Relief in Australia: After a large-scale search, experts in the west of the country found a radioactive capsule that had fallen off the truck. Response teams from the Radiation Protection Agency and the Fire Service discovered the tiny but very dangerous capsule south of the mining town of Newman in the outback, ABC reported on Wednesday, citing the Western Australian state government. “I would like to stress that this is an exceptional result,” said the regional minister for emergency services, Stephen Dawson. “The search parties literally found a needle in a haystack.”

The mini-casing containing the highly radioactive caesium-137 fell off a truck while being transported from a mine north of the mining town of Newman to a depot near the city of Perth. The incident occurred sometime after January 12th. It was not noticed until January 25, when the truck was unloaded, that the capsule was missing. At times it was feared she might have become stuck in the profile of a passing vehicle on the Great Northern Highway. However, according to fire department spokesman Darren Klemm, she was found two meters off the road.

A special detector on a search vehicle indicated the radiation. The capsule has been secured in a lead container and is scheduled to be stored overnight in a secure location in Newman. On Thursday, she will be transported to a facility run by the Ministry of Health, where she will be examined for any damage.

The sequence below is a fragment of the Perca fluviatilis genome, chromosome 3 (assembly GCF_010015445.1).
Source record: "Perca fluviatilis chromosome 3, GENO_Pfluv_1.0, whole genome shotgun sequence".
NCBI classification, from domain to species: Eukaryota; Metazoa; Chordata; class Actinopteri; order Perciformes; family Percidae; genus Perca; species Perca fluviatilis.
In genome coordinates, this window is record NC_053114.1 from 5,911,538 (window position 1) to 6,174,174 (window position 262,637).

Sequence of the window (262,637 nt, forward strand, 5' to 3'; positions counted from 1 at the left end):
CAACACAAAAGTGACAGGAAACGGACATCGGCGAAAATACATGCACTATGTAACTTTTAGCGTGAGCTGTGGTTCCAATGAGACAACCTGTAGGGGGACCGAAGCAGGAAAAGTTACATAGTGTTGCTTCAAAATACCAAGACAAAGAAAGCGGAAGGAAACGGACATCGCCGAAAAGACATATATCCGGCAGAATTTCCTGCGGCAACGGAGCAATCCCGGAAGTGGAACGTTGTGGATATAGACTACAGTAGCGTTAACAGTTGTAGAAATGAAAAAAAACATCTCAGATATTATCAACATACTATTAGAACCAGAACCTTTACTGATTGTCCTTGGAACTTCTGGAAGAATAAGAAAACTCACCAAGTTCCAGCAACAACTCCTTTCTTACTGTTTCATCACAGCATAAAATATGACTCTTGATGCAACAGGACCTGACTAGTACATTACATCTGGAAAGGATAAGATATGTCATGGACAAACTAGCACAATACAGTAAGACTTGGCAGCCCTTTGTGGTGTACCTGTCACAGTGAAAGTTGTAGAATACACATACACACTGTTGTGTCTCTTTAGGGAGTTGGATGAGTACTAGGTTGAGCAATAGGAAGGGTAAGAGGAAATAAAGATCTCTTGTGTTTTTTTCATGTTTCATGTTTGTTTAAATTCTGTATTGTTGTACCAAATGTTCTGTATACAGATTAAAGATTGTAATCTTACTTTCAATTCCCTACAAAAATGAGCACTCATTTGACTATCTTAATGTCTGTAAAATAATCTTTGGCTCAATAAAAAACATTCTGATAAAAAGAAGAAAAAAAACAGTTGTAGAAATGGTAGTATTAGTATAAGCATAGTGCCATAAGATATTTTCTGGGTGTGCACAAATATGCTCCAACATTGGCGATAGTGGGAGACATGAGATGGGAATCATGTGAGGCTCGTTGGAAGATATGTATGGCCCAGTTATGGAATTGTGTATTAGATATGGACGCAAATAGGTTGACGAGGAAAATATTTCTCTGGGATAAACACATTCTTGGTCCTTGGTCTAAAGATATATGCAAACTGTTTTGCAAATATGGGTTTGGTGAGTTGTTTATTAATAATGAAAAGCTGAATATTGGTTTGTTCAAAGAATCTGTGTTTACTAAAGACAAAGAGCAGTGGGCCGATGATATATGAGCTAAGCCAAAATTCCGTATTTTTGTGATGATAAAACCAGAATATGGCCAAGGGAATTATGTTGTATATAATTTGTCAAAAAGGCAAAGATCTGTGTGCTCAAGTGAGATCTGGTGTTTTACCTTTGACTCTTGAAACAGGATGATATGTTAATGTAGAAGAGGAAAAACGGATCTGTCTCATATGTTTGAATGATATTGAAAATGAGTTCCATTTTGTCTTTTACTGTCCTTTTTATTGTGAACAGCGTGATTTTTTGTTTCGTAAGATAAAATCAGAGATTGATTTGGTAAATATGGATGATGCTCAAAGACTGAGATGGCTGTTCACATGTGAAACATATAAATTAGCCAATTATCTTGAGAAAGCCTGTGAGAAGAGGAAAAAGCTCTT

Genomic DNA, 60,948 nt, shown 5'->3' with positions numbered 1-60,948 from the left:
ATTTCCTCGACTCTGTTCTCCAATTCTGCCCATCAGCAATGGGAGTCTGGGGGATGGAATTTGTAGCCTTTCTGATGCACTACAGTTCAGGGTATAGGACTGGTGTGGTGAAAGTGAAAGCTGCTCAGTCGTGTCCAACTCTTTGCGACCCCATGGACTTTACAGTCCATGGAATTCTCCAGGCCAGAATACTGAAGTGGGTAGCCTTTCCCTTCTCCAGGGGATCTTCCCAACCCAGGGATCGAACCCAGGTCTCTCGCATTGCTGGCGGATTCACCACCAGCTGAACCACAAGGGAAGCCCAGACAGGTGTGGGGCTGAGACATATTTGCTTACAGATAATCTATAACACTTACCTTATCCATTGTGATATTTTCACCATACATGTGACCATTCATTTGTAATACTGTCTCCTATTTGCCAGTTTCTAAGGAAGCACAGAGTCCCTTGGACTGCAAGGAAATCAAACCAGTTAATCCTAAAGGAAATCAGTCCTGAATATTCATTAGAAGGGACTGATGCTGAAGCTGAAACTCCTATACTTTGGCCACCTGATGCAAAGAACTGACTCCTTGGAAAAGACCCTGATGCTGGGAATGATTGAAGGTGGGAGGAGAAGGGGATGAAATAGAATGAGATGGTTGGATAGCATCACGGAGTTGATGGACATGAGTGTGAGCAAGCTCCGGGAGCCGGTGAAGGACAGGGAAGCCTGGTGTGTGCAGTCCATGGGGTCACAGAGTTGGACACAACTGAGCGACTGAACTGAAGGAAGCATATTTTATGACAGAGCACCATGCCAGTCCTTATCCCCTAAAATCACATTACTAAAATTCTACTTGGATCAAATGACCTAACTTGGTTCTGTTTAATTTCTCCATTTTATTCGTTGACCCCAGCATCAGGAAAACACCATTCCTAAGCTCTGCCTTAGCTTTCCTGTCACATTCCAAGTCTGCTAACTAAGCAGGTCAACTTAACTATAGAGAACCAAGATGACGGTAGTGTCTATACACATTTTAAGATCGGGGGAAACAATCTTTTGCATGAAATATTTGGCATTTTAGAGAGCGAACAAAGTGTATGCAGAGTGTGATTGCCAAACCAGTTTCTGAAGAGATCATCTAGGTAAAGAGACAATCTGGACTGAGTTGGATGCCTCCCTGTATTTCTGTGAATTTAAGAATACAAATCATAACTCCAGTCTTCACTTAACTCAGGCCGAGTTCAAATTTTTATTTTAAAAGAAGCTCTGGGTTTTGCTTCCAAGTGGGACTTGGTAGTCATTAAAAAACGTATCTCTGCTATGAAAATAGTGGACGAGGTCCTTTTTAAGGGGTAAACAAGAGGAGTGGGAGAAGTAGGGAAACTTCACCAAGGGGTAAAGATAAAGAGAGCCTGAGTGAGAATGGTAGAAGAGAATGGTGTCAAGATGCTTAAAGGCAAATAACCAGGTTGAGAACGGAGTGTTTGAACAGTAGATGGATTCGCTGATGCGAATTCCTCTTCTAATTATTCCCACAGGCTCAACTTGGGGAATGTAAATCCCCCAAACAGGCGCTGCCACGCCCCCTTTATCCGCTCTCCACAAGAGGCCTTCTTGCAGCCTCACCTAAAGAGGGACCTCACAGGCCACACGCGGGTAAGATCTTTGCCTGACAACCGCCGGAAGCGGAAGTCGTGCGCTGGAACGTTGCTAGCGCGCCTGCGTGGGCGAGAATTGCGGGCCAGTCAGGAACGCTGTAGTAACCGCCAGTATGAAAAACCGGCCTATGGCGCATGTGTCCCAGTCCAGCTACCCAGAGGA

Radioactive capsules are used in mining. Iron ore is mainly mined in the Newman region. The British-Australian mining giant Rio Tinto had apologized for the incident. The corporation operates the Gudai Darri mine, from where the capsule was transported. Rio Tinto says it hired a third party with the expertise and certification to securely package the capsule, which is smaller than a dime.

“It baffles me how something like that could fall from the back of a truck,” Secretary Dawson said earlier. Investigations into the process are ongoing. It is assumed that a bolt came loose in the container due to the vibrations while driving and the mini sleeve fell through the bolt hole. It is considered unlikely that there will be legal proceedings. The government of Western Australia is currently trying to clarify how the expensive and time-consuming search should be paid for.

For days, the authorities had repeatedly asked people to keep a distance of at least five meters if they discovered the silver housing. The radiation could have burned the skin and, with prolonged exposure, also caused cancer.